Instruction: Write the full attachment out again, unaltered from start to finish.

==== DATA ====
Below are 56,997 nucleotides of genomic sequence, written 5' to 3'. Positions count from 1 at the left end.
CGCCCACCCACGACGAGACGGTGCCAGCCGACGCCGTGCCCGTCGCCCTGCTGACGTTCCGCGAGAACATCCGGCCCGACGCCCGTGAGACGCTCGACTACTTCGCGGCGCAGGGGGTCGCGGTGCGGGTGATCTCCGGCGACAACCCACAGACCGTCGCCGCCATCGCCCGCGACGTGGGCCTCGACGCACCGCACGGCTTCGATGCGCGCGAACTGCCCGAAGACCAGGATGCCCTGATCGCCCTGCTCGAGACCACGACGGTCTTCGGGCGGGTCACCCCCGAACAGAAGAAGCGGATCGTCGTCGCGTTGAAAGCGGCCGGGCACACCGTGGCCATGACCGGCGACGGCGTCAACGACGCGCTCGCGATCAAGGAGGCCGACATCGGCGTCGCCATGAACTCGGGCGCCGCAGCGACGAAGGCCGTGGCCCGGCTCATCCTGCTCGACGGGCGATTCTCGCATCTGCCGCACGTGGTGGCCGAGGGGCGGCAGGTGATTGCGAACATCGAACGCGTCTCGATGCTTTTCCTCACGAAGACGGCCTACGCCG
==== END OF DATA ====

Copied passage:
Below are 56,997 nucleotides of genomic sequence, written 5' to 3'. Positions count from 1 at the left end.
CGCCCACCCACGACGAGACGGTGCCAGCCGACGCCGTGCCCGTCGCCCTGCTGACGTTCCGCGAGAACATCCGGCCCGACGCCCGTGAGACGCTCGACTACTTCGCGGCGCAGGGGGTCGCGGTGCGGGTGATCTCCGGCGACAACCCACAGACCGTCGCCGCCATCGCCCGCGACGTGGGCCTCGACGCACCGCACGGCTTCGATGCGCGCGAACTGCCCGAAGACCAGGATGCCCTGATCGCCCTGCTCGAGACCACGACGGTCTTCGGGCGGGTCACCCCCGAACAGAAGAAGCGGATCGTCGTCGCGTTGAAAGCGGCCGGGCACACCGTGGCCATGACCGGCGACGGCGTCAACGACGCGCTCGCGATCAAGGAGGCCGACATCGGCGTCGCCATGAACTCGGGCGCCGCAGCGACGAAGGCCGTGGCCCGGCTCATCCTGCTCGACGGGCGATTCTCGCATCTGCCGCACGTGGTGGCCGAGGGGCGGCAGGTGATTGCGAACATCGAACGCGTCTCGATGCTTTTCCTCACGAAGACGGCCTACGCCG